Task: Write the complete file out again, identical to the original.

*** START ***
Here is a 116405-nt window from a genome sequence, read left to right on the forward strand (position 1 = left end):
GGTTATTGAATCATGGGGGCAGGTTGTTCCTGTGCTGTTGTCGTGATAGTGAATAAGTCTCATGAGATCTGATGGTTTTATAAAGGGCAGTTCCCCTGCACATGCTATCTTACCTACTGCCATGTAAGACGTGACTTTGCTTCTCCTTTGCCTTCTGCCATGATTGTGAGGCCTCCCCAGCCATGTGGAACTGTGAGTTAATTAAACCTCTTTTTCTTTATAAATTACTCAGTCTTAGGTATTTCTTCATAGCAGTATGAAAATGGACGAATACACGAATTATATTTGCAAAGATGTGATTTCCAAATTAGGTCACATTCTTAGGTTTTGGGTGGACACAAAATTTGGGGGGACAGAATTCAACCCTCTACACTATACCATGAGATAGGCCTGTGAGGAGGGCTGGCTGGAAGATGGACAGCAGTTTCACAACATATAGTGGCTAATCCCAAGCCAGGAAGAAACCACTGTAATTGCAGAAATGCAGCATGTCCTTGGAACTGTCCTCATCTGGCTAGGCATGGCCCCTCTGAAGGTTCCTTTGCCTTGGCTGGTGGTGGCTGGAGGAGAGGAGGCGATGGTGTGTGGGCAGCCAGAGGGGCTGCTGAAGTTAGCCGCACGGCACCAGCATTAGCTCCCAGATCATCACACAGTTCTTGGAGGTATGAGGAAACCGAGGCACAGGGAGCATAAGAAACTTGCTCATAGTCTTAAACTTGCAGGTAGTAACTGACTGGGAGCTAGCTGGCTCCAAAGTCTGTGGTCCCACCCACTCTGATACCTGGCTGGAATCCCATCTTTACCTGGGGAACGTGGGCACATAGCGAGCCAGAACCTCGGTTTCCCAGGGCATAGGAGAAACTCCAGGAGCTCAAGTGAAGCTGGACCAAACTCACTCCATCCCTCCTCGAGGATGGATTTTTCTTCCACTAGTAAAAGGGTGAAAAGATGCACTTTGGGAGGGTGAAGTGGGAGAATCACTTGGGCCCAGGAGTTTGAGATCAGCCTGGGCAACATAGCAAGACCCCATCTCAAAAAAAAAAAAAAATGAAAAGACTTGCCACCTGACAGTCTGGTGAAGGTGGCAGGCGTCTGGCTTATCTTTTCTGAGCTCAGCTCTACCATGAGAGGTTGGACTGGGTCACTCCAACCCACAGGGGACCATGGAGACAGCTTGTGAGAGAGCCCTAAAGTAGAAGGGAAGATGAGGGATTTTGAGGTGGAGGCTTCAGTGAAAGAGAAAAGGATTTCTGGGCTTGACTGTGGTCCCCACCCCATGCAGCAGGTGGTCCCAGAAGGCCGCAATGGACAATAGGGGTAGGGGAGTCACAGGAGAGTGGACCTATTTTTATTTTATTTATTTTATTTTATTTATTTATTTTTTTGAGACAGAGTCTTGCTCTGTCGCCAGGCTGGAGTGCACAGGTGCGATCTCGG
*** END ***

Here is a 116405-nt window from a genome sequence, read left to right on the forward strand (position 1 = left end):
GGTTATTGAATCATGGGGGCAGGTTGTTCCTGTGCTGTTGTCGTGATAGTGAATAAGTCTCATGAGATCTGATGGTTTTATAAAGGGCAGTTCCCCTGCACATGCTATCTTACCTACTGCCATGTAAGACGTGACTTTGCTTCTCCTTTGCCTTCTGCCATGATTGTGAGGCCTCCCCAGCCATGTGGAACTGTGAGTTAATTAAACCTCTTTTTCTTTATAAATTACTCAGTCTTAGGTATTTCTTCATAGCAGTATGAAAATGGACGAATACACGAATTATATTTGCAAAGATGTGATTTCCAAATTAGGTCACATTCTTAGGTTTTGGGTGGACACAAAATTTGGGGGGACAGAATTCAACCCTCTACACTATACCATGAGATAGGCCTGTGAGGAGGGCTGGCTGGAAGATGGACAGCAGTTTCACAACATATAGTGGCTAATCCCAAGCCAGGAAGAAACCACTGTAATTGCAGAAATGCAGCATGTCCTTGGAACTGTCCTCATCTGGCTAGGCATGGCCCCTCTGAAGGTTCCTTTGCCTTGGCTGGTGGTGGCTGGAGGAGAGGAGGCGATGGTGTGTGGGCAGCCAGAGGGGCTGCTGAAGTTAGCCGCACGGCACCAGCATTAGCTCCCAGATCATCACACAGTTCTTGGAGGTATGAGGAAACCGAGGCACAGGGAGCATAAGAAACTTGCTCATAGTCTTAAACTTGCAGGTAGTAACTGACTGGGAGCTAGCTGGCTCCAAAGTCTGTGGTCCCACCCACTCTGATACCTGGCTGGAATCCCATCTTTACCTGGGGAACGTGGGCACATAGCGAGCCAGAACCTCGGTTTCCCAGGGCATAGGAGAAACTCCAGGAGCTCAAGTGAAGCTGGACCAAACTCACTCCATCCCTCCTCGAGGATGGATTTTTCTTCCACTAGTAAAAGGGTGAAAAGATGCACTTTGGGAGGGTGAAGTGGGAGAATCACTTGGGCCCAGGAGTTTGAGATCAGCCTGGGCAACATAGCAAGACCCCATCTCAAAAAAAAAAAAAAATGAAAAGACTTGCCACCTGACAGTCTGGTGAAGGTGGCAGGCGTCTGGCTTATCTTTTCTGAGCTCAGCTCTACCATGAGAGGTTGGACTGGGTCACTCCAACCCACAGGGGACCATGGAGACAGCTTGTGAGAGAGCCCTAAAGTAGAAGGGAAGATGAGGGATTTTGAGGTGGAGGCTTCAGTGAAAGAGAAAAGGATTTCTGGGCTTGACTGTGGTCCCCACCCCATGCAGCAGGTGGTCCCAGAAGGCCGCAATGGACAATAGGGGTAGGGGAGTCACAGGAGAGTGGACCTATTTTTATTTTATTTATTTTATTTTATTTATTTATTTTTTTGAGACAGAGTCTTGCTCTGTCGCCAGGCTGGAGTGCACAGGTGCGATCTCGG